In Toms River: A house condemned, but not a life

Toms River officials declared Larry Hecker’s home unsuitable for habitation. The 76-year-old is homeless while a group of goodwill ambassadors try to help. Jerry Carino

Larry Hecker’s home, career and health went to shambles. People of good will are trying to pick up the pieces.

 

TOMS RIVER — There is no nice way to put this: Larry Hecker’s house is a wreck. The two-bedroom ranch on Division Street is strewn with trash, dirty clothes and countless papers. The roof leaks. There are three huge holes in the siding.

During my visit last week, a squirrel scurried out of a gaping hole in the eaves as Hecker and I talked.

And this was after some volunteers began cleaning the place. They filled eight extra-large bags and five cans with garbage.

“I can’t bend down,” said Hecker, who is 76 and saddled with myriad medical problems. “I can’t pick things up. Crap just accumulated.”

Three weeks ago, Toms River’s division of housing and property maintenance declared the house unfit for occupancy. Hecker can access it during the day when volunteers from a local church and nonprofit are working there.

At night, he sleeps in his sedan.

“It’s awful,” Hecker said. “You ever try to sleep in your car, on a cold night, with a bad back?”

Through a confluence of developments, some self-inflicted and some not, Larry Hecker fell. The community is trying to help him up.

A damaged life

A fading sign in front of the house reads, “Laurence A. Hecker, Counselor at Law.”

Hecker served as a general practice attorney for 45 years, first out of Keyport and later Toms River. His record contains multiple ethics violations.

In 1988, he was suspended from practicing for six months after he was ordered to repay Toms River $110,000 for overcharging the township in legal fees. In 2001, he was suspended for three months for negligence and failure to supervise an assistant who was stealing funds from a client’s estate. His career ended in 2010 after a collection agency that operated under his name — but was run by others, according to court documents — encountered numerous legal problems.

“I went bankrupt,” Hecker said.

His declining health compounded the troubles. Hecker said he’s undergone multiple back and heart surgeries. His bedroom is lined with bottles of prescription pills — too many to count.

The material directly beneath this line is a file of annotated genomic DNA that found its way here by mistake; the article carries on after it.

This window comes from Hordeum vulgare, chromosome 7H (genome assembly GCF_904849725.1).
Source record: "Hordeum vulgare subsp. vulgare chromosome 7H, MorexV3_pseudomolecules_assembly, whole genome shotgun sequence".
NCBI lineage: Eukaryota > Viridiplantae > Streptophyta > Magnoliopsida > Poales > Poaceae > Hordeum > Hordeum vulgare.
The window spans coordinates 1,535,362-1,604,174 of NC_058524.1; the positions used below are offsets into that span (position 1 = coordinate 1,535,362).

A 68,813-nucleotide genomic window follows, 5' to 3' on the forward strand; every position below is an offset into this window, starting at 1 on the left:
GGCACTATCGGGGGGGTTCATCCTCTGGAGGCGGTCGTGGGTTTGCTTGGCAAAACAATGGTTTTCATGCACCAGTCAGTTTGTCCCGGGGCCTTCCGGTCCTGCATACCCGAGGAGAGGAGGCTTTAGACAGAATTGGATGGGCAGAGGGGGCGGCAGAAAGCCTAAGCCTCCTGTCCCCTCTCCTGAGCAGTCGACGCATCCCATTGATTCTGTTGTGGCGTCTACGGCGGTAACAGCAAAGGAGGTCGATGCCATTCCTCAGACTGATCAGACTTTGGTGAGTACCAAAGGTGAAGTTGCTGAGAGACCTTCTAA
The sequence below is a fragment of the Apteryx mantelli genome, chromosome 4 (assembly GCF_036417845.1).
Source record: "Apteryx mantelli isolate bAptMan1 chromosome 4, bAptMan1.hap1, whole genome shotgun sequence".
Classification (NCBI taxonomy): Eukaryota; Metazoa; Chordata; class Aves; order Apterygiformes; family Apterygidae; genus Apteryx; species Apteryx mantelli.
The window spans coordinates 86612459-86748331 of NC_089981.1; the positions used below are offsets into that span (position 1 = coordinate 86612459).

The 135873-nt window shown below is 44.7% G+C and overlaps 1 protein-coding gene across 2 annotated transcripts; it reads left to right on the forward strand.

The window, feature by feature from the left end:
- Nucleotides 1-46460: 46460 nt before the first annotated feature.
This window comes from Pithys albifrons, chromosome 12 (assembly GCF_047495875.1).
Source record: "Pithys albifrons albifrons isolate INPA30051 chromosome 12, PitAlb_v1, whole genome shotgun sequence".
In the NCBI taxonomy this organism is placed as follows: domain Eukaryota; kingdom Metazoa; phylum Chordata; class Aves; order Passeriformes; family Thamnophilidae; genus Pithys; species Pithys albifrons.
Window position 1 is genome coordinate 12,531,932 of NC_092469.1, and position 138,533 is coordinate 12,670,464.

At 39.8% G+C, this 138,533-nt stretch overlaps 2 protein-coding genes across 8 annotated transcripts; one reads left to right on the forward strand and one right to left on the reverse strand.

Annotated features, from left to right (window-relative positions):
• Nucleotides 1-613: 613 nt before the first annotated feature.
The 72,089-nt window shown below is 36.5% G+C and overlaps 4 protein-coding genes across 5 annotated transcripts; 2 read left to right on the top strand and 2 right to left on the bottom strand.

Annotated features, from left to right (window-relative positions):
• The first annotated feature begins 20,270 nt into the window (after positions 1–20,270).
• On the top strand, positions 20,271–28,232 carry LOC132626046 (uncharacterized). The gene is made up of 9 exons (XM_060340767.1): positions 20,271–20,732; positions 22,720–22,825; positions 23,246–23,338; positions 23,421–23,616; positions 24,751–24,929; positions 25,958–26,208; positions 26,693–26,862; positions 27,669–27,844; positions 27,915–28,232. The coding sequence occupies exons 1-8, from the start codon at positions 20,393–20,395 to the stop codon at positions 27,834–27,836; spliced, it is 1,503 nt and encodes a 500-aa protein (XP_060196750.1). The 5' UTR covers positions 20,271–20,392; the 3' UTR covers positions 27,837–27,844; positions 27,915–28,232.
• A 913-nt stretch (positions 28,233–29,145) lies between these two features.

“It’s a story of somebody whose life really has been damaged at some point,” said Paul Gifford, pastor of First Assembly of God Church in Toms River. “When I heard his story and went into his house, I felt we needed to come alongside the project and help establish hope in his life.”

Gifford and Paul Hulse of Haven/Beat the Street, a nonprofit that helps those facing homelessness in Ocean and Atlantic counties, are leading a volunteer effort to render Hecker’s home habitable. The goal is to have Hecker move back in temporarily until they can find him a permanent residence in an affordable senior-living community.

“That’s really what it’s all about: showing compassion to our neighbors,” Gifford said. “He’s very grateful and appreciative of the people who are helping him out.”

‘People fall in the gaps’

Hecker connected with Gifford and Hulse through the Ocean County Board of Social Services, which determined him ineligible for most types of emergency assistance because he’s not collecting any form of public aid. His income is $1,715 per month from Social Security, much of which goes toward medication, Medicare Supplement Insurance and his car.

“People fall in the gaps,” said Hulse, who said the board is limited by state regulations that outline eligibility. “Yes we have 60 (emergency assistance) services here in Ocean County but if they don’t meet the criteria of those 60 services, they wind up like Larry is right now.”

Speaking broadly, board administrator Meredith Sheehan told me social services tries to find help for those who need it but don’t qualify. Hecker said they arranged a consultation with a social worker and a few nights’ stay in a motel. He also got what Hulse described as “a small grant” from the state to assist the cleanup.

Still, there is much to be done. Gifford and Hulse are seeking volunteers to join the cleanup crew and contractors willing to donate some repair work.

It takes a lot of hands to fix a wreck.

“We will get this place back up,” Gifford said. “Hopefully it will help his life get straightened out.”

Paul Hulse of Haven/Beat the Streets can be reached at 386-315-0168 or through the websitewww.havenstreets.org

Carino’s Corner appears Mondays in the Asbury Park Press. Contact Jerry at jcarino@gannettnj.com